If your employer truly is unable to pay for a professional to come in, grief groups can be organized among staff. If the group is unable to meet during the work day, it make take the shape of a weekly lunch, breakfast group before work, or dinner group after work.
Take advantage of employer services.
Many companies have an EAP that offers one-on-one counseling services. If this is the case, as an employee you may wish to find our what is available and schedule an appointment. As a manager or HR professional it is important after a loss to make sure staff are aware of how to contact the EAP. Send out an email and/or post the information in a staff lounge to ensure everyone knows how to utilize these services.
Do something for the family.
For many people it is very important to send flowers or send something else to the family. Make a plan as a team or company to do this. This can be especially important if it may be a financial strain for any individual to send something, but as a group and with the support of management it may be easier. The obvious choice is to send flowers, but there are plenty of other options:
- circulate a card (worried about what to write ? get some advice on writing a sympathy card here)
- send a food basket
- make a donation to a charity the person was connected to
- send a useful item (like a gift card for a maid service, lawn service, or carry out restaurant)
- create a memorial book for the family, with memories and work accomplishments
- gather photos from work events that the family may not have of the person to share
- donate to a scholarship fund for the person’s children
For more ideas take a look at our post on alternatives to sending flowers for ideas.
Attend the funeral.
Co-workers can sometimes feel unsure if they should attend the viewing, funeral, or other memorial. Establishing what the company will support and making plans as a group can ease this uncertainty. As a manager or HR professional it is important to clearly establish whether staff will be allowed to attend a service during work hours or if liberal leave will be in effect. To support people in attending you may wish to plan carpooling from the office, or even a shuttle.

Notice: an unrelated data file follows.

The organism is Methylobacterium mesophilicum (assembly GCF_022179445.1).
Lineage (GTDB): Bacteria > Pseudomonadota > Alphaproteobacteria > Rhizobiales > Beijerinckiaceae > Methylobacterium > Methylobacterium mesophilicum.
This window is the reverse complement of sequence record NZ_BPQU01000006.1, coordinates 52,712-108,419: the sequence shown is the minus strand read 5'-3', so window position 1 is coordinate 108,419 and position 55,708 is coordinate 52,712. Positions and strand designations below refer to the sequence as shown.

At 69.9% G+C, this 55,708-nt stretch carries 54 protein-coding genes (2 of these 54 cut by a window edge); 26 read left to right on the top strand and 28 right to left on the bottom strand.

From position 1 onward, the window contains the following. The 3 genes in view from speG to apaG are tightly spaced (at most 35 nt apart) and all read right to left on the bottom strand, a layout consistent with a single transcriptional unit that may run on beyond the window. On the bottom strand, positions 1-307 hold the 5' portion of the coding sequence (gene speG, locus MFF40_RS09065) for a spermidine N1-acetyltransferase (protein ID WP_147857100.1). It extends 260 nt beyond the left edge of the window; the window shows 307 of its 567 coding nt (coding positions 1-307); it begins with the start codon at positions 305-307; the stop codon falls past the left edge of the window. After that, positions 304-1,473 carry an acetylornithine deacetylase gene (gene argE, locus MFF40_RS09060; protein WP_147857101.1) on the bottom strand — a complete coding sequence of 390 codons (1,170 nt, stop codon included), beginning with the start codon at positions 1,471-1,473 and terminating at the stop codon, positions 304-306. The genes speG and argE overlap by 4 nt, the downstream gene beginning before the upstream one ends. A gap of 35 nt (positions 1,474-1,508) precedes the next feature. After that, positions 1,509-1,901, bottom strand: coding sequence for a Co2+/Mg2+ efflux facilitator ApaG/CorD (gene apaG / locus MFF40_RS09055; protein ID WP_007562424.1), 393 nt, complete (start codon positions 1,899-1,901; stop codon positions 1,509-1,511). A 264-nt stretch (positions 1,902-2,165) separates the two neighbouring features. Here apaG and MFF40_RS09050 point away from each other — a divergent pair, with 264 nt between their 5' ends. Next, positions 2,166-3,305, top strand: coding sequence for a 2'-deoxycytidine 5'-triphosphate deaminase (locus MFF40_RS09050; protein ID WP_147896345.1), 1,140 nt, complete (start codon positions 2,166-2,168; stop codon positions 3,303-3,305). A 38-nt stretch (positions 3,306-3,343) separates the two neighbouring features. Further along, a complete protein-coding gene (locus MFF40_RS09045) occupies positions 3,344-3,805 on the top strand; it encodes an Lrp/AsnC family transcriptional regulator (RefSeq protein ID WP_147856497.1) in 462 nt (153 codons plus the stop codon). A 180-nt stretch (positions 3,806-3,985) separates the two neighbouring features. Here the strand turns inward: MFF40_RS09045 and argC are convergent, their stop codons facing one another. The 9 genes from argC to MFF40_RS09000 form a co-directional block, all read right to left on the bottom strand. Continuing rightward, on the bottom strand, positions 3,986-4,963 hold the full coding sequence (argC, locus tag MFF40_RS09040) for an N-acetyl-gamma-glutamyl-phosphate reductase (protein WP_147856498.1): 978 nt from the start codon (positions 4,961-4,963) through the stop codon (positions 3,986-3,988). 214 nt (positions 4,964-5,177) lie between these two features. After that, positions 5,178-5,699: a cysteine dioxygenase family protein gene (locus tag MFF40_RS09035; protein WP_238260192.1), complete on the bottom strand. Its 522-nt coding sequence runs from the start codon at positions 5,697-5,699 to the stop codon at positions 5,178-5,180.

The reality is that many workplaces will not be able to shut down to allow all staff to attend a memorial. If this is the case, ask for volunteers to work. This will allow others to attend the service. Those who were not as close to the person who died, or who do not wish to attend the service, may volunteer. If this is the case make sure to acknowledge them for their willingness to help others who wished to attend.
Sometimes very few staff will be able to attend a service, due to logistics or if it is being held out of the area. Even if many staff attend the service, doing something specific for the workplace may also be important. A small ceremony where people can share memories is easy to organize and can be very therapeutic. Additionally, creating a memorial at the office can be a wonderful way to remember the person who has died. A small memorial plaque, planting a tree, naming a conference room or meeting room, or a simple memorial bulletin board like the one I stumbled on at the wine store are all wonderful options! You may also wish to do a memorial slideshow or photobook at an all staff meeting, annual holiday party, or other organizational event.
Have some other ideas for handling the death of a co-worker? Leave us a comment!